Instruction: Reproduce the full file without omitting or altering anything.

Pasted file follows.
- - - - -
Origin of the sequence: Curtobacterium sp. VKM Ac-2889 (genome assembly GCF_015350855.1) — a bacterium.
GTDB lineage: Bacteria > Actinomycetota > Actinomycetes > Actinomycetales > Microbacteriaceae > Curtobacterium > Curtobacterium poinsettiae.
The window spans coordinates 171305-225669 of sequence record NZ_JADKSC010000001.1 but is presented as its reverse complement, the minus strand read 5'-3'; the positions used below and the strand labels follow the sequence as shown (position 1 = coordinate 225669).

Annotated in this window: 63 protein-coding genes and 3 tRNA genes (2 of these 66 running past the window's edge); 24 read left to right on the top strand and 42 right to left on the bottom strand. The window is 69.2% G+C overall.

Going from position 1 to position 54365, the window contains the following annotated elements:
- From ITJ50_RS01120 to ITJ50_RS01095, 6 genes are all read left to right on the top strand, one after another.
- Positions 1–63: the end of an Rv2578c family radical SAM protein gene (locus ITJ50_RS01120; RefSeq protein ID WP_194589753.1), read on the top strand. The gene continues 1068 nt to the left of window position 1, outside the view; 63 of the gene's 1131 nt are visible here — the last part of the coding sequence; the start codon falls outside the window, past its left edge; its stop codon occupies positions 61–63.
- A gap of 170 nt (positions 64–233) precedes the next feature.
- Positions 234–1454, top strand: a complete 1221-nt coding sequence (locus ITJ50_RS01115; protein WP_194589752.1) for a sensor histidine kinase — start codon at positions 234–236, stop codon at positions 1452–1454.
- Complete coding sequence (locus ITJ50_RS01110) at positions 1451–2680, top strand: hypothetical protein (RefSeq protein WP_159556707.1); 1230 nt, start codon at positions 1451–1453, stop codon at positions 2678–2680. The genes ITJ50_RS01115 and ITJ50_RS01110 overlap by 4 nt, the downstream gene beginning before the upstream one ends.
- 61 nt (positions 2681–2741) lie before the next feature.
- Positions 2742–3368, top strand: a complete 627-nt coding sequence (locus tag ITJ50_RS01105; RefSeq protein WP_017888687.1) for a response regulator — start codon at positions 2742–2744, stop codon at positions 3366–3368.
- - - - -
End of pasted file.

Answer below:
Origin of the sequence: Curtobacterium sp. VKM Ac-2889 (genome assembly GCF_015350855.1) — a bacterium.
GTDB lineage: Bacteria > Actinomycetota > Actinomycetes > Actinomycetales > Microbacteriaceae > Curtobacterium > Curtobacterium poinsettiae.
The window spans coordinates 171305-225669 of sequence record NZ_JADKSC010000001.1 but is presented as its reverse complement, the minus strand read 5'-3'; the positions used below and the strand labels follow the sequence as shown (position 1 = coordinate 225669).

Annotated in this window: 63 protein-coding genes and 3 tRNA genes (2 of these 66 running past the window's edge); 24 read left to right on the top strand and 42 right to left on the bottom strand. The window is 69.2% G+C overall.

Going from position 1 to position 54365, the window contains the following annotated elements:
- From ITJ50_RS01120 to ITJ50_RS01095, 6 genes are all read left to right on the top strand, one after another.
- Positions 1–63: the end of an Rv2578c family radical SAM protein gene (locus ITJ50_RS01120; RefSeq protein ID WP_194589753.1), read on the top strand. The gene continues 1068 nt to the left of window position 1, outside the view; 63 of the gene's 1131 nt are visible here — the last part of the coding sequence; the start codon falls outside the window, past its left edge; its stop codon occupies positions 61–63.
- A gap of 170 nt (positions 64–233) precedes the next feature.
- Positions 234–1454, top strand: a complete 1221-nt coding sequence (locus ITJ50_RS01115; protein WP_194589752.1) for a sensor histidine kinase — start codon at positions 234–236, stop codon at positions 1452–1454.
- Complete coding sequence (locus ITJ50_RS01110) at positions 1451–2680, top strand: hypothetical protein (RefSeq protein WP_159556707.1); 1230 nt, start codon at positions 1451–1453, stop codon at positions 2678–2680. The genes ITJ50_RS01115 and ITJ50_RS01110 overlap by 4 nt, the downstream gene beginning before the upstream one ends.
- 61 nt (positions 2681–2741) lie before the next feature.
- Positions 2742–3368, top strand: a complete 627-nt coding sequence (locus tag ITJ50_RS01105; RefSeq protein WP_017888687.1) for a response regulator — start codon at positions 2742–2744, stop codon at positions 3366–3368.